To achieve this, the public sector must create the right enabling environment for information exchange and create a level playing field for all modes and operators. A MaaS governance model must be outcomes- and goals-oriented so that policies such as pricing and space allocation can apply across modes but incentivize the most efficient and sustainable options. This will require the public sector to act as a facilitator and will rely on the development of analytical capacity, flexibility to try new models, and willingness to reform the regulatory environment.

With the right visioning from the public sector, the implementation of MaaS could catalyze efforts to expand inclusive access and bridge the digital divide in emerging economies. On the other hand, without government leadership, MaaS’s reliance on technology could exacerbate mobility and digital equity issues. Government intervention will be crucial in shaping MaaS to achieve sustainable urban development goals such as access, social inclusion, and climate action.  To make a meaningful and positive impact in developing cities, MaaS must meet the needs of all urban travelers, not just the higher-income users of current technology-enabled mobility services. Here again, the public sector can play an important part by implementing policies and regulations that will help improve the affordability of MaaS and expand its coverage. Furthermore, while emerging economies may lag in the deployment of the digital and financial technologies that underpin MaaS, its implementation could leverage innovations in emerging markets such as mobile payments and super apps to help expand access.  



Report: Adapting Mobility-as-a-Service for Developing Cities: A Context-Sensitive Approach. 

Join the Conversation

Birahmani Ghulam Haider
January 27, 2022

Dear Madam Jonna Moody and Binance Bianchi Alves,
I hope you will be fine and doing well,
This is in the context of your highlighted issue of Developing Cities make the most complex urban transport systems and if they implement right.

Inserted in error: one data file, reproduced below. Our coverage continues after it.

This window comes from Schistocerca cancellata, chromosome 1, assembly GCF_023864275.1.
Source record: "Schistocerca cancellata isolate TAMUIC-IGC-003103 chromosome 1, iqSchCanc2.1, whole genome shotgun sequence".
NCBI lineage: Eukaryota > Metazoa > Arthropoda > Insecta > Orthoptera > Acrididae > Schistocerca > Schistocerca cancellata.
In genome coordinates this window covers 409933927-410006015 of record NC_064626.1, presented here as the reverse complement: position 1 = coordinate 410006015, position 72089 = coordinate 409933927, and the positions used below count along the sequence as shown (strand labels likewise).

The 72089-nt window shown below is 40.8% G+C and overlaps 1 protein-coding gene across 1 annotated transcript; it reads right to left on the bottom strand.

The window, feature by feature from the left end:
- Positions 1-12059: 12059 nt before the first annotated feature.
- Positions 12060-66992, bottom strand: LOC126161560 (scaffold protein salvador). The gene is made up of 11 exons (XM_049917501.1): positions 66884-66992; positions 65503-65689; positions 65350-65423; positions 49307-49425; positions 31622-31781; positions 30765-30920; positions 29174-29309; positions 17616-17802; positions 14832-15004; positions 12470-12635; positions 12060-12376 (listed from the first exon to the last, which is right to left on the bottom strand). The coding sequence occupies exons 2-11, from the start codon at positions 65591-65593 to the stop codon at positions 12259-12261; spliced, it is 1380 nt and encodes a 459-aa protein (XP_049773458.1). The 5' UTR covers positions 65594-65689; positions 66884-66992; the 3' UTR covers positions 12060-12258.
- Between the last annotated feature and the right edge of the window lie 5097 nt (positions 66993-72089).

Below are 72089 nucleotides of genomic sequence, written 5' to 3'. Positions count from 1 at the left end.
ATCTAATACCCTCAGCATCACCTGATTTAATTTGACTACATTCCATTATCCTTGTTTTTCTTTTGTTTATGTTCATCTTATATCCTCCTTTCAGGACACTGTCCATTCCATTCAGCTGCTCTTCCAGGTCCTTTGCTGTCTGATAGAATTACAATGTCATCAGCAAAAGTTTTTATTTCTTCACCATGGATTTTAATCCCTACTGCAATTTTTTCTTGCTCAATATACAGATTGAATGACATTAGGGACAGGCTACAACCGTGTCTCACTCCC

In this regard, I would like to give my input about this issue which is prevailing in every country of the world except the developed countries. might be you differed from me but you right to do, but my opinion is that, why all the under developing countries have same problem of the lack of interest and lack of dedication and commitment to overcome their problems for example.
Being a state every country should have a record of their vehicles, including motorbikes, Rickshaws, donkey carts, Trucks, Buses, Hi Roofs, and all sorts of transports mobility, and all should be registered at the government. and in the light of available vehicles, they should chalk out the location wise roadmap with clear guidelines & strictly implementations of thetraffic rules.

Soeren Soerensen
January 27, 2022

Hi, Nice piece.
In the figure showing links between actors I think it that the headlines "Without MaaS" and "With MaaS" should be swapped to maatch the illustration.

Another observation. A MaaS solution should allow the user to make and purchase the travel plans that fits the individual need of the user.
If the MaaS solution tries to trick people into using a certain set of modalities preferred by an authority even if there are more alternatives, people will realize it and leave the platform.
However it is ok e.g. to request travel plans to include say options for active mobility modes like cycling and walking whenever applicable. An example of this way of regulation can be found in the regulation for multimodal travel information services (EU)2017/1926.

The regulation of the modalities is in the hand of local authorities. It relates to space for vehicles and license of operation - but should also require actors to allow third party selling of services.

A Krishnakumar
January 27, 2022

Why can’t we explore about involving private sector to harness the user cum provider datas and channelise the information to the trip maker to decide themselves to optimise their time and cost ; Simultaneously the public sector could be advised to incentivise the appropriate provider to enhance the availability of optimum choices .